Around the time William filed for legal recognition of tenure, an unnamed government official approached an NGO called AFRA (Association for Rural Advancement), requesting that it assess “the tenure needs of the Ekuthuleni community”, advise the state as to how it should respond to Mnyandu’s application for formal property recognition, and see if broader lessons could be learned.

AFRA turned to Dr Hornby, who at the time had just completed her master’s at the University of Natal, now UKZN. I haven’t been able to access that thesis, but citations elsewhere suggest it dealt with two problems associated with informal and communal real estate; first, the problem of people wanting to be able to sell their land but not being able to do so because of more powerful neighbours, and, second, the problem of free-riding in communal arrangements particularly with regards to paying up for shared firebreaks. These were sensible concerns of a sort that Hornby would outgrow once she entered the land indaba’s big leagues.

On her first visit to Ekuthuleni, Hornby would have encountered a rural community abundant in potential, but scant in direct opportunity – few employed; entrepreneurs without collateral; a tuckshop run by Mr. Dlamini, a man with political and business ambitions, and a 20 ha blue gum plantation planted by Walter, a second plantation created by his brother William, and cattle grazing the fields. She also would have seen a Lutheran church and not too far off an erudite theologian educated in Massachusetts, Charles Nxumalo. She would have noticed contrasts in lifestyle; Nxumalo’s house, for example, a stately five-bedroom affair crisply finished with a proud awning, as well as the Mnyandus’, a cut above some of the wattle-and-daub rondavels. Hornby described this with a hint of low expectations as “a good place to survive”.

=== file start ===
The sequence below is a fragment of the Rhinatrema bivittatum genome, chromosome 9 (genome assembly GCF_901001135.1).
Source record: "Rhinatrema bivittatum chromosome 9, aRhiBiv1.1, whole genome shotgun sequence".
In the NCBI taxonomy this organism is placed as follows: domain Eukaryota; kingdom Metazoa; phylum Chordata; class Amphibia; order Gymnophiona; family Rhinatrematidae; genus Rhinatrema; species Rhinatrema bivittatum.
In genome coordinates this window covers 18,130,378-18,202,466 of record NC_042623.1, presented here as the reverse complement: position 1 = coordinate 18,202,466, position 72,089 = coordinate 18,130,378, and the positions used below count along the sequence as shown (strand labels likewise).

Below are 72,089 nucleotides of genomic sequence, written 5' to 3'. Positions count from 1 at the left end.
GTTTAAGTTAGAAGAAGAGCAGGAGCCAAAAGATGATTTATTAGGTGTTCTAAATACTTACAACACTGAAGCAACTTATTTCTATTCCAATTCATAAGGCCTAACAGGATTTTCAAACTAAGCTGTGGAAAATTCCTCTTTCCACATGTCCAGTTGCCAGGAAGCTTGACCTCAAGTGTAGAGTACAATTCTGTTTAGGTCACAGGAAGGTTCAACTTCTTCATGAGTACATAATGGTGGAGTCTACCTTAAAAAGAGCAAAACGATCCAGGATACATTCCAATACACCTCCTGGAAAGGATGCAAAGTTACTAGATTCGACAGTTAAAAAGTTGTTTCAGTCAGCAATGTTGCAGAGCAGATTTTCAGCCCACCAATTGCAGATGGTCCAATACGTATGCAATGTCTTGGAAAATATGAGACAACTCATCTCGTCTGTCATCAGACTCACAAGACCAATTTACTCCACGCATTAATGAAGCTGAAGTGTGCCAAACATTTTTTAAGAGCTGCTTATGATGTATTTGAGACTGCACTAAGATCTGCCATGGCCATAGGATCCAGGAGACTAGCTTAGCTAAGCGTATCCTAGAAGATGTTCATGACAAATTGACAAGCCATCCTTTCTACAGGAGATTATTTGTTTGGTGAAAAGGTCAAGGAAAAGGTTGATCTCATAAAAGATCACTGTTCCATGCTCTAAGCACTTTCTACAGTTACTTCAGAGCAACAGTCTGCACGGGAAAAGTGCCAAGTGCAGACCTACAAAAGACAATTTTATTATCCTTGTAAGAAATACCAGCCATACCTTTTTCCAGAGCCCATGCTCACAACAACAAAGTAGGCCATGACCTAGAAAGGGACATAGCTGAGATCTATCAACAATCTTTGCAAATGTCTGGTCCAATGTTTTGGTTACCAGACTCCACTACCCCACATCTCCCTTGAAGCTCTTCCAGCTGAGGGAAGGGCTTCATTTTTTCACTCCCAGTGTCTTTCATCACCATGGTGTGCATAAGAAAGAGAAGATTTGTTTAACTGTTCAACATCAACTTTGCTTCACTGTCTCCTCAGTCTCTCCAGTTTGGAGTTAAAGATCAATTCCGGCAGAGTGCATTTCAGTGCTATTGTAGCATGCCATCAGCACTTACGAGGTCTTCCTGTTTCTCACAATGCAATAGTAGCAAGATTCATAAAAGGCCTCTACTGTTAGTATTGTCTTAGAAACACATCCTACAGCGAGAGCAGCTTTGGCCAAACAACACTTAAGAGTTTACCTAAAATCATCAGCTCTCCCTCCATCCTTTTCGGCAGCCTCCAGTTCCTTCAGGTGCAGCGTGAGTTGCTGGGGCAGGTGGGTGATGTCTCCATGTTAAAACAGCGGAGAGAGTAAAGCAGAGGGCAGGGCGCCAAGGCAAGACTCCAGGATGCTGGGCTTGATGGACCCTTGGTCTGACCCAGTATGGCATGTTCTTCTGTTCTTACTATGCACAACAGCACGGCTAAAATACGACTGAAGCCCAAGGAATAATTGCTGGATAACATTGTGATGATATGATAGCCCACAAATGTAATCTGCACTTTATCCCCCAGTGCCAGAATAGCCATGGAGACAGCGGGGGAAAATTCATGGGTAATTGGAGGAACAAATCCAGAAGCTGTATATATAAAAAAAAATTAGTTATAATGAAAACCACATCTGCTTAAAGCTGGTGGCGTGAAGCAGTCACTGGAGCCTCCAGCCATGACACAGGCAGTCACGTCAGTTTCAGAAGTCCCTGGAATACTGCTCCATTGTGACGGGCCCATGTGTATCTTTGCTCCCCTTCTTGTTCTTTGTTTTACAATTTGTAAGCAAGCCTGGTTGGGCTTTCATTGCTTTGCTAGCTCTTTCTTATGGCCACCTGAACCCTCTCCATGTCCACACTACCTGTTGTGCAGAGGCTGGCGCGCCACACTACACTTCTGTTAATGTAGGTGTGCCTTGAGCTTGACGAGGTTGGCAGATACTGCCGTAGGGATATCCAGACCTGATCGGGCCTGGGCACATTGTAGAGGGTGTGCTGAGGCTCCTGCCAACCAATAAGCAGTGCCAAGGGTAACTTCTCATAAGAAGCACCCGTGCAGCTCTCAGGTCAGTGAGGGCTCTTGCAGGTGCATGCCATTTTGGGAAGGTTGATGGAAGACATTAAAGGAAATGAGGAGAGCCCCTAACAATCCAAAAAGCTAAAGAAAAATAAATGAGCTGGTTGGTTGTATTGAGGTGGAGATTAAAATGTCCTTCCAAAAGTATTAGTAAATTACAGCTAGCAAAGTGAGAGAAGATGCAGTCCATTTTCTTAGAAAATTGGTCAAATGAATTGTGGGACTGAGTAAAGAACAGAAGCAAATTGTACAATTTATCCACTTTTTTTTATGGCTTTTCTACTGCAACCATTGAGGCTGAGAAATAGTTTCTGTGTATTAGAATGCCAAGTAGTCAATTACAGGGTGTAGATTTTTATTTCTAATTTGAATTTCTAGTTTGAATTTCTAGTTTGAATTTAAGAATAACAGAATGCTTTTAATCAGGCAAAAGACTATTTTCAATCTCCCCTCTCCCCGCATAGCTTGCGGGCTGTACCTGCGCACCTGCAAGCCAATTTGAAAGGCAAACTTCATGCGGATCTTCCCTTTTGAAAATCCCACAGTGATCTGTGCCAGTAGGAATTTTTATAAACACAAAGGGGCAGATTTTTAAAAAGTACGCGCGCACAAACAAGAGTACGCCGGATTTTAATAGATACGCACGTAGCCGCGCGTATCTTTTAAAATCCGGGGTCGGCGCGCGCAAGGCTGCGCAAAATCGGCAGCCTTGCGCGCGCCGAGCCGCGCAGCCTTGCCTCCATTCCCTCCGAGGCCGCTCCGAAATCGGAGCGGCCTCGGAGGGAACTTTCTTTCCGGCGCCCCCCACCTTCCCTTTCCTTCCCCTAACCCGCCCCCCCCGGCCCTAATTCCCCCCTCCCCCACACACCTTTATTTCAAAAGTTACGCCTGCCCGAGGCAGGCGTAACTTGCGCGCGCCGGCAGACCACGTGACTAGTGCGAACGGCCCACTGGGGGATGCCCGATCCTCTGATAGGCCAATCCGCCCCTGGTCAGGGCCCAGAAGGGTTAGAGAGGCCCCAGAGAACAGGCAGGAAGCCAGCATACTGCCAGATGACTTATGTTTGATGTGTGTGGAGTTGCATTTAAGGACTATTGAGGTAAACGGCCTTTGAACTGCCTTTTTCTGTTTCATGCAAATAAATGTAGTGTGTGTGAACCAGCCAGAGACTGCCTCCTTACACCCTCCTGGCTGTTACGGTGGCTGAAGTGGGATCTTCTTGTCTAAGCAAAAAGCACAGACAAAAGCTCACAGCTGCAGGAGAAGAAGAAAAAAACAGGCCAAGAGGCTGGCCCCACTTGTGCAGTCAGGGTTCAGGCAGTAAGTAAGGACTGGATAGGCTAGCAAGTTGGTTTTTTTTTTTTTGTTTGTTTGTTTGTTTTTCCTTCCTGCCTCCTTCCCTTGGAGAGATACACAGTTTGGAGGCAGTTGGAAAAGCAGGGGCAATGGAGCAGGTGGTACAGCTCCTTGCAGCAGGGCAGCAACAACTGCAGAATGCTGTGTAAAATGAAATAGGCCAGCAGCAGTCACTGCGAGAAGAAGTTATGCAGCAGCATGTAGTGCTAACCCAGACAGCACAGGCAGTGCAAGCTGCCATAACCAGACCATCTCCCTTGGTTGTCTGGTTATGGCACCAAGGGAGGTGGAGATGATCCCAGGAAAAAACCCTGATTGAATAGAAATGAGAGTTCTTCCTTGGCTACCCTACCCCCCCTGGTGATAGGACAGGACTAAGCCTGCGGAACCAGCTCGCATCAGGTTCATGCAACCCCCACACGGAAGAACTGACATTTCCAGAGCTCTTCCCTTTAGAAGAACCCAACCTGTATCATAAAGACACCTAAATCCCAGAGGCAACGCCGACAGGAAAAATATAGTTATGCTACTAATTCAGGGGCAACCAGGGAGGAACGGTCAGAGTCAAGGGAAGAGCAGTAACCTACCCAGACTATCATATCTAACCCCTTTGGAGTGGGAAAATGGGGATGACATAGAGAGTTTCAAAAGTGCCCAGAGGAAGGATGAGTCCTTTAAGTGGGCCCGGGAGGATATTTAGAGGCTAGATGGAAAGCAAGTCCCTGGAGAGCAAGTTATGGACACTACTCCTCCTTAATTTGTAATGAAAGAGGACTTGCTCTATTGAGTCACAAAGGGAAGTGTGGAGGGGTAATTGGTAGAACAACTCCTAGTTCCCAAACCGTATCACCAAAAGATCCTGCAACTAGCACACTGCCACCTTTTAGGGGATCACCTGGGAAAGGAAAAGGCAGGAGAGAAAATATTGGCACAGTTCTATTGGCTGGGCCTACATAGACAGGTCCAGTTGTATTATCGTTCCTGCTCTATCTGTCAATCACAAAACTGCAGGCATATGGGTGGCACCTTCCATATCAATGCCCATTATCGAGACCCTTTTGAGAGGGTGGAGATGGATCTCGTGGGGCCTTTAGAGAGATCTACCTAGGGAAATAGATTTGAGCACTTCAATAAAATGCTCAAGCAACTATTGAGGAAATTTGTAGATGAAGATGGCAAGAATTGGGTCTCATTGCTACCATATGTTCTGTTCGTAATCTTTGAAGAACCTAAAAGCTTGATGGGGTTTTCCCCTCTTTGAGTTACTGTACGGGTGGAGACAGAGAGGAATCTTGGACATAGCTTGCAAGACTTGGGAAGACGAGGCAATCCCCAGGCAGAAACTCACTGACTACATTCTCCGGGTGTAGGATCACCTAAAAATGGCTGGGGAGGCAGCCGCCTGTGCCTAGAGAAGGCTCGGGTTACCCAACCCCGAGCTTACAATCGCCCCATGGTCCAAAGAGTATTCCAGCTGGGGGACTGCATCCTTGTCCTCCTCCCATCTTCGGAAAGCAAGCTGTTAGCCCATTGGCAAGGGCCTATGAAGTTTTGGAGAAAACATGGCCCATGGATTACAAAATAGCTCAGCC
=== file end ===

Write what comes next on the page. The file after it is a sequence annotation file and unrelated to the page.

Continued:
She might have described the leadership she encountered as Lenin would, by the term kulaks, people eager to progress through the peasant economy into bourgeois life, a life of increased comfort and risk. These were the elite of the old mission community.